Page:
The Dyke is not continuous and consists of a number of discrete lengths separated by gaps of up to 23km. It is clear from the nature of certain sections that differences in the scale and character of adjoining portions were the result of separate gangs being employed on different lengths. Where possible, natural topographic features such as slopes or rivers were utilised, and the form of Offa’s Dyke is therefore clearly related to the topography.
Along most of its length it consists of a bank with a ditch to the west. Excavation has indicated that at least some lengths of the bank had a vertical outer face of either laid stonework or turf revetment. The ditch generally seems to have been used to provide most of the bank material, although there is also evidence in some locations of shallow quarries. In places, a berm divides the bank and ditch, and a counterscarp bank may be present on the lip of the ditch. Offa’s Dyke now survives in various states of preservation in the form of earthworks and, where sections have been levelled and infilled, as buried features.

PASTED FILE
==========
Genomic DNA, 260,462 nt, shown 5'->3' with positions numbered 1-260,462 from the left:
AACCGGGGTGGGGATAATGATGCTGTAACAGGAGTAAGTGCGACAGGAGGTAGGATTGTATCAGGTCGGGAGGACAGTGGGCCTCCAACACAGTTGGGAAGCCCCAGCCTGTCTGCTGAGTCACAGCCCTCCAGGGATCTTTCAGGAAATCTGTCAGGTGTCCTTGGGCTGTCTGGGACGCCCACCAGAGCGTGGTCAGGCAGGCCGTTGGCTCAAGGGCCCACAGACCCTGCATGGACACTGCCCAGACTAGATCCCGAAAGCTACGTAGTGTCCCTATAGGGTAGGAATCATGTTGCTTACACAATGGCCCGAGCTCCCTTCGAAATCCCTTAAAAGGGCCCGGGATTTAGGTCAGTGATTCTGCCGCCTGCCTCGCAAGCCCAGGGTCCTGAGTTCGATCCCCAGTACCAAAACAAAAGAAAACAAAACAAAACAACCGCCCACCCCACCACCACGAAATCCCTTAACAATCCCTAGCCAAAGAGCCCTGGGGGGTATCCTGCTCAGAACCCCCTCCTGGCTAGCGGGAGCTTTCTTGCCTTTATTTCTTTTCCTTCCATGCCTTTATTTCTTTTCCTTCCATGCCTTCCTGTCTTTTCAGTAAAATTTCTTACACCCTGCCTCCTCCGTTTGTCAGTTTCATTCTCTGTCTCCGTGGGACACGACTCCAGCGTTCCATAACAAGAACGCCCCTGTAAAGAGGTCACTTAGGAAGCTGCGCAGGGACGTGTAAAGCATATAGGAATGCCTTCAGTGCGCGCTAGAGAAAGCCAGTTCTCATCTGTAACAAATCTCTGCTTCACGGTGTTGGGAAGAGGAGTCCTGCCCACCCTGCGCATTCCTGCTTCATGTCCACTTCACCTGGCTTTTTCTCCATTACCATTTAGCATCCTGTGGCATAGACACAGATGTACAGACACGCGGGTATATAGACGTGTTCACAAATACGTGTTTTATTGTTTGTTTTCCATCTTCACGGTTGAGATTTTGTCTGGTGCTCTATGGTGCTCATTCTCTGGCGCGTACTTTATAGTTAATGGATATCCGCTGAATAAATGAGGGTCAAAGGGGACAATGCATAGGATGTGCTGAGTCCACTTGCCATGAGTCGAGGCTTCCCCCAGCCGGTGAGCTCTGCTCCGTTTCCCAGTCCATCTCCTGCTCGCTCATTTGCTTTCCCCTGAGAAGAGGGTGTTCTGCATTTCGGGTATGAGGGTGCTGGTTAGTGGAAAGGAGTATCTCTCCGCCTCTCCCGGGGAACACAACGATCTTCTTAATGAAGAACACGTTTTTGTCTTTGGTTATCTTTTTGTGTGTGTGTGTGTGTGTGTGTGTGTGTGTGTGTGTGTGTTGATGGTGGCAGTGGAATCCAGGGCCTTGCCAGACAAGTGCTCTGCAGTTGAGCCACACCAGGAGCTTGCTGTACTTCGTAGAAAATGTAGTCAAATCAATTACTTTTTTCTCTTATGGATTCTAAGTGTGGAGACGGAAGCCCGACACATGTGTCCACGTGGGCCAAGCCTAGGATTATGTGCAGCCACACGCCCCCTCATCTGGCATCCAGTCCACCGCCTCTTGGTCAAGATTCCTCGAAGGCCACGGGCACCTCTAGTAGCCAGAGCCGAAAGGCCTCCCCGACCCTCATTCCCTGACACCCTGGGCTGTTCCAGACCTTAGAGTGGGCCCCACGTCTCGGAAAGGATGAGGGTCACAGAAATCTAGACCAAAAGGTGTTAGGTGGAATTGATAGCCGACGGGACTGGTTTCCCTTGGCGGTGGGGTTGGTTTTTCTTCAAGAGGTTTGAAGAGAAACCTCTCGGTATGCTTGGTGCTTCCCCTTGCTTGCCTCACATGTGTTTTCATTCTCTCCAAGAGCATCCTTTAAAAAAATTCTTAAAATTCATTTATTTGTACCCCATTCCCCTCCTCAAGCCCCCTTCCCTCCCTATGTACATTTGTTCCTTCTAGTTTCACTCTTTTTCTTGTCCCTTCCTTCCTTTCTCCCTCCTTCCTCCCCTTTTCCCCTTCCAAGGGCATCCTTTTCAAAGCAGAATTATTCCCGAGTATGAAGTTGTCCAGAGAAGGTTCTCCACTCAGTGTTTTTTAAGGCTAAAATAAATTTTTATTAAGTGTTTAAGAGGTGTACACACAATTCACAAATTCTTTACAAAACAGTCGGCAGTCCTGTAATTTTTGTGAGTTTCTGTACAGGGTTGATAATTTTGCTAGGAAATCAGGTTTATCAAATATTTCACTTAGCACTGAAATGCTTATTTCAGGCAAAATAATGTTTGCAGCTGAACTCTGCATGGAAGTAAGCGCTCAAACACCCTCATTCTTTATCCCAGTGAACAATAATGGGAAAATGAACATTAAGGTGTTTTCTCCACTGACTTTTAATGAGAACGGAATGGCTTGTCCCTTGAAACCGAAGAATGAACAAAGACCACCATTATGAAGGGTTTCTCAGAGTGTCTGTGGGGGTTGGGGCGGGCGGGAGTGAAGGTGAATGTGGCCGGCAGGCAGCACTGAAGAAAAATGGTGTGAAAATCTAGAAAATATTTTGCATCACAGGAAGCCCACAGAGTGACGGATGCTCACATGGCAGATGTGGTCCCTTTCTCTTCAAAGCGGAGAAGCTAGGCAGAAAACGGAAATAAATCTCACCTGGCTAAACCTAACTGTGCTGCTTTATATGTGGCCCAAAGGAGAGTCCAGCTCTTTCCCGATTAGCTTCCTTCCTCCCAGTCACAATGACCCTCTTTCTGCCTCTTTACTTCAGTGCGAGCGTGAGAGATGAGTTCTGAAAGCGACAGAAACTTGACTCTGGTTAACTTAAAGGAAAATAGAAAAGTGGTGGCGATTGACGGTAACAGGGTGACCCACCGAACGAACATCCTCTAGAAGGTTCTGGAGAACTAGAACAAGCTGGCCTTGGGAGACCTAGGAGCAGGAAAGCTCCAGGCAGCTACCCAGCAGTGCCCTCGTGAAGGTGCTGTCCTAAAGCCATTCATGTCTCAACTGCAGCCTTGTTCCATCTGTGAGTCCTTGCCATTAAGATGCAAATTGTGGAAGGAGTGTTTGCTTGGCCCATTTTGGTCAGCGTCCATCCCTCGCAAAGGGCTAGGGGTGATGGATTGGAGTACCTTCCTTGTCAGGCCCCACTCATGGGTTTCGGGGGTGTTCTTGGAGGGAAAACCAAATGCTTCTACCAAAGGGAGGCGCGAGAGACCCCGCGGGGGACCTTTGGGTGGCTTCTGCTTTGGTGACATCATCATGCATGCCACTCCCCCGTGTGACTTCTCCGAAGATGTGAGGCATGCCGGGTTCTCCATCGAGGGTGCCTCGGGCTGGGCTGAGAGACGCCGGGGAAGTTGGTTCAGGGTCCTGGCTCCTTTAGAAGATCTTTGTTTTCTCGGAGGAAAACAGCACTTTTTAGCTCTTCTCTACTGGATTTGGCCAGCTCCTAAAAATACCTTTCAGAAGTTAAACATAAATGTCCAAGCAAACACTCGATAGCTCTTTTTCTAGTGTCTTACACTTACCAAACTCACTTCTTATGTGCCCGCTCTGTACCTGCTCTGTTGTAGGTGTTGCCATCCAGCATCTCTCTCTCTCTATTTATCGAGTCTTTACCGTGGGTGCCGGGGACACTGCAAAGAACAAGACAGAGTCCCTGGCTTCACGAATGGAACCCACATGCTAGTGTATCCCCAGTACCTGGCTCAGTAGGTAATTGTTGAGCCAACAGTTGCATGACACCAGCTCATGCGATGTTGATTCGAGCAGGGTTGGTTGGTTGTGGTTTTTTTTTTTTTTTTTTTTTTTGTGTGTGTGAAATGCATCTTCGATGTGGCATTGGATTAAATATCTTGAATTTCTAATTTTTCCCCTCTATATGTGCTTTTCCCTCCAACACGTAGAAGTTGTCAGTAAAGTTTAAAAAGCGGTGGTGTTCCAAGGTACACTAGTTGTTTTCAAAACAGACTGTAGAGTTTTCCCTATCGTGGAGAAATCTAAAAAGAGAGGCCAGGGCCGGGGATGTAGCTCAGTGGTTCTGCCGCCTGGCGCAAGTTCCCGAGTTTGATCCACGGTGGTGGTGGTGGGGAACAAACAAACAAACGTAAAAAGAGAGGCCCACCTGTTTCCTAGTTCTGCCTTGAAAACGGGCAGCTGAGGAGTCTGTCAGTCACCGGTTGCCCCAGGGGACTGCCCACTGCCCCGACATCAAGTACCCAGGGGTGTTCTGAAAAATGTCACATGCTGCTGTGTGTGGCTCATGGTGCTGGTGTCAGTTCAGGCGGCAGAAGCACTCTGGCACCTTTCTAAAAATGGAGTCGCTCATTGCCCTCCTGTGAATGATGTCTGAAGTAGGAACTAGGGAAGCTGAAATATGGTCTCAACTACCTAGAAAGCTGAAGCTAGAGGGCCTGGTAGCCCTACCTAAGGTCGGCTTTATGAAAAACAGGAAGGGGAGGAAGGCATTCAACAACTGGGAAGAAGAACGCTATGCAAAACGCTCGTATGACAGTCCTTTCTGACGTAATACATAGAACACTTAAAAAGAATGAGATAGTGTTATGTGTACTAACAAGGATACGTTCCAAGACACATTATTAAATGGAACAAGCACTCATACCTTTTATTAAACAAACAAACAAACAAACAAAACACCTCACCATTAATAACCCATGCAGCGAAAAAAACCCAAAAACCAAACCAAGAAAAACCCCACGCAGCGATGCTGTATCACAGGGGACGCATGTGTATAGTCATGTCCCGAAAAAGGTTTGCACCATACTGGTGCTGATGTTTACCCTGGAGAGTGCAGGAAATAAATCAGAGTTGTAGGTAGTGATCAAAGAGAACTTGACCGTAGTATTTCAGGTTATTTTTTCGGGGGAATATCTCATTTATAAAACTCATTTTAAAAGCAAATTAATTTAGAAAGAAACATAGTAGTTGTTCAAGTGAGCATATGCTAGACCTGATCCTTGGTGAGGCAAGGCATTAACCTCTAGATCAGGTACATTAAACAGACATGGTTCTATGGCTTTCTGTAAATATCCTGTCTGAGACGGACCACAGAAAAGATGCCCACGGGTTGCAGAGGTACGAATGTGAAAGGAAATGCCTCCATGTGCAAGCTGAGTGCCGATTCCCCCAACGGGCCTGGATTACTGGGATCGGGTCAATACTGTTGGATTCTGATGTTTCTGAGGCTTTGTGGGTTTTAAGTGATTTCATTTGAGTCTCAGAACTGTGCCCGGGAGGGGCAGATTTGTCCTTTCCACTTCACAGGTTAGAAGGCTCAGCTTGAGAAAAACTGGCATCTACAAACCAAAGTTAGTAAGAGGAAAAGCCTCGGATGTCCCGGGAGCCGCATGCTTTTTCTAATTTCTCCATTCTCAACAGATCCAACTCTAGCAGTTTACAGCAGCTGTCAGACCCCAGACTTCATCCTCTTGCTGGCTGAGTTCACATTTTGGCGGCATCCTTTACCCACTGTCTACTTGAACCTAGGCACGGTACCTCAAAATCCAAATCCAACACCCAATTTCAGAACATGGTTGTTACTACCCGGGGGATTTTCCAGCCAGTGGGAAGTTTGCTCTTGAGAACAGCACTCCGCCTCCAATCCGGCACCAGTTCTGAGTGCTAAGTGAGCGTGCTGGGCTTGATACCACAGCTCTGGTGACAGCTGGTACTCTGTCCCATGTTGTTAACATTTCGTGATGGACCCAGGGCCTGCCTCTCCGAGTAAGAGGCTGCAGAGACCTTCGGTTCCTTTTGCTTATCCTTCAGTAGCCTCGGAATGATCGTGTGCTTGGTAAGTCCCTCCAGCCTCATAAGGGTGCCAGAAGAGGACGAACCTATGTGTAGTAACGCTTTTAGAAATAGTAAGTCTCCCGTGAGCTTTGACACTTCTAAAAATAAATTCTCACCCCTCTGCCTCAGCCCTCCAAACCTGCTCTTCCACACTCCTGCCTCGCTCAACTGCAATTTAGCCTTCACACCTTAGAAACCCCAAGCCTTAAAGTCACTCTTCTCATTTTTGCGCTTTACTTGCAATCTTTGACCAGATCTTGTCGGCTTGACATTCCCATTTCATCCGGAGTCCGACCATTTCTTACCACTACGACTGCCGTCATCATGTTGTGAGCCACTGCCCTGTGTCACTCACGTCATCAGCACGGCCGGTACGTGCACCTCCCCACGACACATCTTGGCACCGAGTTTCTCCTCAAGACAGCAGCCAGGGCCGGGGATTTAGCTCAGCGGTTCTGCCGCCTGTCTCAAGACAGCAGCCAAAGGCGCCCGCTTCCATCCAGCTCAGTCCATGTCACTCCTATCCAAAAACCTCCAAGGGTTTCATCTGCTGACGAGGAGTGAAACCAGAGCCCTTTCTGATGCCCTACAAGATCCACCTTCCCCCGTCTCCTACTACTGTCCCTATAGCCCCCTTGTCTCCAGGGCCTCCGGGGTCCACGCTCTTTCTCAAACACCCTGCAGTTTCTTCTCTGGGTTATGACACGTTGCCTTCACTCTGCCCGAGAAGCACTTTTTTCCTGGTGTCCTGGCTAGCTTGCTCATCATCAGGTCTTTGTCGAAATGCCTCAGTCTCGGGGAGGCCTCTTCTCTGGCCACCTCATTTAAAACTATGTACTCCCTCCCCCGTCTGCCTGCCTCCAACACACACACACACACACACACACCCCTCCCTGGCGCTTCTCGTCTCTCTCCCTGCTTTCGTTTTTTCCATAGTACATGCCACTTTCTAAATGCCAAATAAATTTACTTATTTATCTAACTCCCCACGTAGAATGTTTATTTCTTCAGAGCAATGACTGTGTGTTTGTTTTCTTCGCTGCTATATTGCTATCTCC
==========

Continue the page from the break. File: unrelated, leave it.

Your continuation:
Although some sections of the frontier system no longer survive visibly, sufficient evidence does exist for its position to be accurately identified throughout most of its length. In view of its contribution towards the study of early medieval territorial patterns, all sections of Offa’s Dyke exhibiting significant archaeological remains are considered worthy of protection.”
The following table will show you each of the Dykes’ sections in Detail, indicating its Length, Depth and Directing – it wall also indicate if it is ‘Proceeded’ by a gap or contains Gaps in its length were the Dyke is not present. There is also an indication of the Number of Natural springs and Quarries within 200m of its vicinity.
|Name (Section)||(Name of Section according to English Heritage or CADW) (Axx)|
|Bank||Width||Max – Min||Length|